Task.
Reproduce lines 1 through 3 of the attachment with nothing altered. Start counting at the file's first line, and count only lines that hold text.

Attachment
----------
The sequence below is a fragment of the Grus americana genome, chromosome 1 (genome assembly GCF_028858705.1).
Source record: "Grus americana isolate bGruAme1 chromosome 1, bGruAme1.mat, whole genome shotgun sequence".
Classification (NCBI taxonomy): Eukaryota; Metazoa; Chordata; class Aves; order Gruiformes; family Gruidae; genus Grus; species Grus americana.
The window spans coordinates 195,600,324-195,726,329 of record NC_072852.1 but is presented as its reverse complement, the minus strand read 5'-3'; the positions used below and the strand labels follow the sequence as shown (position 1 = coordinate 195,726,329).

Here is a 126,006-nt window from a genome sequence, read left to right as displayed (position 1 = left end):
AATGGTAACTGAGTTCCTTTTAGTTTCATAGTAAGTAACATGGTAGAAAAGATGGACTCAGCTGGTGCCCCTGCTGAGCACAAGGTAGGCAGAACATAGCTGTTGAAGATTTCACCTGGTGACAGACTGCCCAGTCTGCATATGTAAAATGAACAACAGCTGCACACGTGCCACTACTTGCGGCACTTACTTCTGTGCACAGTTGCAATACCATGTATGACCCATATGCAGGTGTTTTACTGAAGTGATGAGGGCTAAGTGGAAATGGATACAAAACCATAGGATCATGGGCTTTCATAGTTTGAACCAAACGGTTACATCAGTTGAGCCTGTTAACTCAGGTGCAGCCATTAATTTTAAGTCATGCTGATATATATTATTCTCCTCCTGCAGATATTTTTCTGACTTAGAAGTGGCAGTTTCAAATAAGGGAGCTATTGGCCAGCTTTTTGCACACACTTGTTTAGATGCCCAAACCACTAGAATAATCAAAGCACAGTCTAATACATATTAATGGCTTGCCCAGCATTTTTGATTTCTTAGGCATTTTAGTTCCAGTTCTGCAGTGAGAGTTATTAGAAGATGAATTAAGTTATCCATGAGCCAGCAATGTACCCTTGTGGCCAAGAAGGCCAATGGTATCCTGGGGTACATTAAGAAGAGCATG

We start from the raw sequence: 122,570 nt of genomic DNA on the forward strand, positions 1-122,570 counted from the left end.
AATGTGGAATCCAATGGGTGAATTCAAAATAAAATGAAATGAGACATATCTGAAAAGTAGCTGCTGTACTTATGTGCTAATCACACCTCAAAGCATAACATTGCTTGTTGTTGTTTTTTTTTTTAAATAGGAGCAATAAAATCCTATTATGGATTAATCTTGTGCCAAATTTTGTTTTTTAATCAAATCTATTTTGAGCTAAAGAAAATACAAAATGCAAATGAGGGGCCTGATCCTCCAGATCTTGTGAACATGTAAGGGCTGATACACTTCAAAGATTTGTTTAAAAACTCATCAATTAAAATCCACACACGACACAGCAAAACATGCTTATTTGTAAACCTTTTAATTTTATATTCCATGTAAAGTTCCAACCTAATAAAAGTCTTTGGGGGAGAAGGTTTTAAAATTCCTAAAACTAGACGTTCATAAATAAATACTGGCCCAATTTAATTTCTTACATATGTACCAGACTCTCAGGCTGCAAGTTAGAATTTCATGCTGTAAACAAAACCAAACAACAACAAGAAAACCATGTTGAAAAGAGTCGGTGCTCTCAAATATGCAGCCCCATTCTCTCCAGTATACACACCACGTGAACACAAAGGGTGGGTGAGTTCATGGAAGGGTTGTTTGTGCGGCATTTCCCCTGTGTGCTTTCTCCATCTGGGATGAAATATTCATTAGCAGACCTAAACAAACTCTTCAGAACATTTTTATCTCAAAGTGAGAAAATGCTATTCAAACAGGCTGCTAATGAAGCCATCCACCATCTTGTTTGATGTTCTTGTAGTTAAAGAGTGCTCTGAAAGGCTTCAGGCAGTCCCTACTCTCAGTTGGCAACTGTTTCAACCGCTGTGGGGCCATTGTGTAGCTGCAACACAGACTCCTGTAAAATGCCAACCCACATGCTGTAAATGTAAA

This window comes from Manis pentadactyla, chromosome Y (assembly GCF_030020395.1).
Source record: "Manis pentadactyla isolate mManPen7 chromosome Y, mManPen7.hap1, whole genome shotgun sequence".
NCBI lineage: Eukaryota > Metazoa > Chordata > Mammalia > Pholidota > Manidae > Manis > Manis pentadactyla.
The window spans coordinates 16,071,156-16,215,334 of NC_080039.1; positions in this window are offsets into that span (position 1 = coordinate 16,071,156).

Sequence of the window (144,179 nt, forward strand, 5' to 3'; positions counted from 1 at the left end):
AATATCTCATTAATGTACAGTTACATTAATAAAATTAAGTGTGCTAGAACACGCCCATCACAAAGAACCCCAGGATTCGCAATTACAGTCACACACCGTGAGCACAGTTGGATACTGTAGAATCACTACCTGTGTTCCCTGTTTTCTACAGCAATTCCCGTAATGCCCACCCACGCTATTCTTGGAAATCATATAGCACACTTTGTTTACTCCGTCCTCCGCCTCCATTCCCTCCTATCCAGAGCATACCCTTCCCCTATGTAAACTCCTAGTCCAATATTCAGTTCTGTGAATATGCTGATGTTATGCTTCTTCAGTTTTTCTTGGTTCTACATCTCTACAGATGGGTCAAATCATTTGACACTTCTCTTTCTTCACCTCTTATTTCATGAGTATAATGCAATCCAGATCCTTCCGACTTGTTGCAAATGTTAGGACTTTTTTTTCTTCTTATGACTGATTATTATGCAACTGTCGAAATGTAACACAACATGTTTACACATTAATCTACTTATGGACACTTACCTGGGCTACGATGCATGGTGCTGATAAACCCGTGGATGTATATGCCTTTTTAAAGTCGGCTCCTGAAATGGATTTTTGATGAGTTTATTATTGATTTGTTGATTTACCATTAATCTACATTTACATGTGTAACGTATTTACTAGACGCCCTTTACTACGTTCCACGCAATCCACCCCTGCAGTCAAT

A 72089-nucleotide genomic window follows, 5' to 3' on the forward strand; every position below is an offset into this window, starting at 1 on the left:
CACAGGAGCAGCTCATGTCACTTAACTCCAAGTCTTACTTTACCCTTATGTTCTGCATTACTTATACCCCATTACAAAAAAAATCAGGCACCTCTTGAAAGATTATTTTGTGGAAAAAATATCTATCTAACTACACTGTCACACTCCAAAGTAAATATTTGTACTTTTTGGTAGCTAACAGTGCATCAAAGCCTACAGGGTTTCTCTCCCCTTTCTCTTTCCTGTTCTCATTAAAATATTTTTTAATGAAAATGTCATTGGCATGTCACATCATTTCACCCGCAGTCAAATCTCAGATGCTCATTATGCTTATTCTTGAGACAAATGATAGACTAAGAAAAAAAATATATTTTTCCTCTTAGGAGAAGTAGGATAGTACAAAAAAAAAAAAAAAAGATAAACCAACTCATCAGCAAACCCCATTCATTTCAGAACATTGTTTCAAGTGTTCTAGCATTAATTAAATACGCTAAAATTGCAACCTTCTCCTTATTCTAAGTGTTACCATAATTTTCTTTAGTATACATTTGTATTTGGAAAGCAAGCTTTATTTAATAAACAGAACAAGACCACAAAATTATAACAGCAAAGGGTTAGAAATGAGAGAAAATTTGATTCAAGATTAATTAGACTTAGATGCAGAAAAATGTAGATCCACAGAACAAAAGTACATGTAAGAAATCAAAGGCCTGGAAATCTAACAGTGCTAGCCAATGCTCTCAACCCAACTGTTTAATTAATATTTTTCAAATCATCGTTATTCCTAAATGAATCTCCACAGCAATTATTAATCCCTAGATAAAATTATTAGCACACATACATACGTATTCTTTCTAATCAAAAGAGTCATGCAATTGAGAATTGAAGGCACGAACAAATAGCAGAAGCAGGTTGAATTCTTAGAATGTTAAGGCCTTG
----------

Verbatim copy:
The sequence below is a fragment of the Grus americana genome, chromosome 1 (genome assembly GCF_028858705.1).
Source record: "Grus americana isolate bGruAme1 chromosome 1, bGruAme1.mat, whole genome shotgun sequence".
Classification (NCBI taxonomy): Eukaryota; Metazoa; Chordata; class Aves; order Gruiformes; family Gruidae; genus Grus; species Grus americana.